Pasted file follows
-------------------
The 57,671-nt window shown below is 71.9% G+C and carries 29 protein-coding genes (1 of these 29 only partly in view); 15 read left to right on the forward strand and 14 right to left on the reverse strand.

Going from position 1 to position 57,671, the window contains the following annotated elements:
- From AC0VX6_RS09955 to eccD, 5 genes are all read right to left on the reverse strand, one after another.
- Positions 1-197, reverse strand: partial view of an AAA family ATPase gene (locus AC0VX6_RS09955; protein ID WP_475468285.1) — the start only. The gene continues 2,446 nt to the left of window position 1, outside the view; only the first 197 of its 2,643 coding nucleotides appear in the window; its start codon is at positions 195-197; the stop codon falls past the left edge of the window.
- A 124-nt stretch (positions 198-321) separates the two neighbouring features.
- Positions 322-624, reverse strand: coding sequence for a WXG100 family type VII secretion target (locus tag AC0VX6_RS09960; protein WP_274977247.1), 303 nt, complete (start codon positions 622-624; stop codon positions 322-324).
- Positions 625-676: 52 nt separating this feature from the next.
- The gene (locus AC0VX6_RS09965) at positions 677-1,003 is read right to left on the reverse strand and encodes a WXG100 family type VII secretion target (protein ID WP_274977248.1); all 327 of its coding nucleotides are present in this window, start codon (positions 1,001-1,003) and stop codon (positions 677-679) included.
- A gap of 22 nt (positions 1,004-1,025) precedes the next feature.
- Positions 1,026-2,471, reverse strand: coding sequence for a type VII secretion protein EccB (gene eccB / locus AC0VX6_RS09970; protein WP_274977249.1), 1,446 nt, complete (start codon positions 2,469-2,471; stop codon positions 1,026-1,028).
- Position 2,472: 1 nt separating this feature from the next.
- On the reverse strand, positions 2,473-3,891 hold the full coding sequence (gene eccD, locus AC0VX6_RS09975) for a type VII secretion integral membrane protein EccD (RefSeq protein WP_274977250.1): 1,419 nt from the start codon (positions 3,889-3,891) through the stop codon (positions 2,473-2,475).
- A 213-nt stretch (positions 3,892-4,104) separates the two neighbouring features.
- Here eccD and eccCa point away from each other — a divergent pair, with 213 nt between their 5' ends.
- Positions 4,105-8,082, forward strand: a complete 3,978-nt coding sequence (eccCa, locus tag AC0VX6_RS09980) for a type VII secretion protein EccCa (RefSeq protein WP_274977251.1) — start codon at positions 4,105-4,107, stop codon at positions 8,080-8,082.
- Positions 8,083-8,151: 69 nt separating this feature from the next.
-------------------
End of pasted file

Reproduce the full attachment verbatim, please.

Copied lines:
The 57,671-nt window shown below is 71.9% G+C and carries 29 protein-coding genes (1 of these 29 only partly in view); 15 read left to right on the forward strand and 14 right to left on the reverse strand.

Going from position 1 to position 57,671, the window contains the following annotated elements:
- From AC0VX6_RS09955 to eccD, 5 genes are all read right to left on the reverse strand, one after another.
- Positions 1-197, reverse strand: partial view of an AAA family ATPase gene (locus AC0VX6_RS09955; protein ID WP_475468285.1) — the start only. The gene continues 2,446 nt to the left of window position 1, outside the view; only the first 197 of its 2,643 coding nucleotides appear in the window; its start codon is at positions 195-197; the stop codon falls past the left edge of the window.
- A 124-nt stretch (positions 198-321) separates the two neighbouring features.
- Positions 322-624, reverse strand: coding sequence for a WXG100 family type VII secretion target (locus tag AC0VX6_RS09960; protein WP_274977247.1), 303 nt, complete (start codon positions 622-624; stop codon positions 322-324).
- Positions 625-676: 52 nt separating this feature from the next.
- The gene (locus AC0VX6_RS09965) at positions 677-1,003 is read right to left on the reverse strand and encodes a WXG100 family type VII secretion target (protein ID WP_274977248.1); all 327 of its coding nucleotides are present in this window, start codon (positions 1,001-1,003) and stop codon (positions 677-679) included.
- A gap of 22 nt (positions 1,004-1,025) precedes the next feature.
- Positions 1,026-2,471, reverse strand: coding sequence for a type VII secretion protein EccB (gene eccB / locus AC0VX6_RS09970; protein WP_274977249.1), 1,446 nt, complete (start codon positions 2,469-2,471; stop codon positions 1,026-1,028).
- Position 2,472: 1 nt separating this feature from the next.
- On the reverse strand, positions 2,473-3,891 hold the full coding sequence (gene eccD, locus AC0VX6_RS09975) for a type VII secretion integral membrane protein EccD (RefSeq protein WP_274977250.1): 1,419 nt from the start codon (positions 3,889-3,891) through the stop codon (positions 2,473-2,475).
- A 213-nt stretch (positions 3,892-4,104) separates the two neighbouring features.
- Here eccD and eccCa point away from each other — a divergent pair, with 213 nt between their 5' ends.
- Positions 4,105-8,082, forward strand: a complete 3,978-nt coding sequence (eccCa, locus tag AC0VX6_RS09980) for a type VII secretion protein EccCa (RefSeq protein WP_274977251.1) — start codon at positions 4,105-4,107, stop codon at positions 8,080-8,082.
- Positions 8,083-8,151: 69 nt separating this feature from the next.